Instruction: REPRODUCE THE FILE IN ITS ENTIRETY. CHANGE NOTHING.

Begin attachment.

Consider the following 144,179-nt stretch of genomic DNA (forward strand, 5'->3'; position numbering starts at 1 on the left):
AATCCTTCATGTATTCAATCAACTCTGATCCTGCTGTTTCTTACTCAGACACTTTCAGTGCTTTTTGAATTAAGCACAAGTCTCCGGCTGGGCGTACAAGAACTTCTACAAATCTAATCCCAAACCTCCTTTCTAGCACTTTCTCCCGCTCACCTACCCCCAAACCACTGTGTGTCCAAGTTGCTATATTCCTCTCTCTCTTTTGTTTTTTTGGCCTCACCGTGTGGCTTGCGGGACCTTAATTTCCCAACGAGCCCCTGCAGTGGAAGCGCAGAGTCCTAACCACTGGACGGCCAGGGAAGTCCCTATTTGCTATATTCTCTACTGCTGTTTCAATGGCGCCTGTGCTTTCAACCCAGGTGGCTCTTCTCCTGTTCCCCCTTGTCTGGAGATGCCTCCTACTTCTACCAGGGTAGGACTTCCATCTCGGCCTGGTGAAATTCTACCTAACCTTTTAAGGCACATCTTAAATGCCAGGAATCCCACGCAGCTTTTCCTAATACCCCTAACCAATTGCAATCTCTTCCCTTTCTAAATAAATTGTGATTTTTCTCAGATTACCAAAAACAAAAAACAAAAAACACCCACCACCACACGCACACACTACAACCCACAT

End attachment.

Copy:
Consider the following 144,179-nt stretch of genomic DNA (forward strand, 5'->3'; position numbering starts at 1 on the left):
AATCCTTCATGTATTCAATCAACTCTGATCCTGCTGTTTCTTACTCAGACACTTTCAGTGCTTTTTGAATTAAGCACAAGTCTCCGGCTGGGCGTACAAGAACTTCTACAAATCTAATCCCAAACCTCCTTTCTAGCACTTTCTCCCGCTCACCTACCCCCAAACCACTGTGTGTCCAAGTTGCTATATTCCTCTCTCTCTTTTGTTTTTTTGGCCTCACCGTGTGGCTTGCGGGACCTTAATTTCCCAACGAGCCCCTGCAGTGGAAGCGCAGAGTCCTAACCACTGGACGGCCAGGGAAGTCCCTATTTGCTATATTCTCTACTGCTGTTTCAATGGCGCCTGTGCTTTCAACCCAGGTGGCTCTTCTCCTGTTCCCCCTTGTCTGGAGATGCCTCCTACTTCTACCAGGGTAGGACTTCCATCTCGGCCTGGTGAAATTCTACCTAACCTTTTAAGGCACATCTTAAATGCCAGGAATCCCACGCAGCTTTTCCTAATACCCCTAACCAATTGCAATCTCTTCCCTTTCTAAATAAATTGTGATTTTTCTCAGATTACCAAAAACAAAAAACAAAAAACACCCACCACCACACGCACACACTACAACCCACAT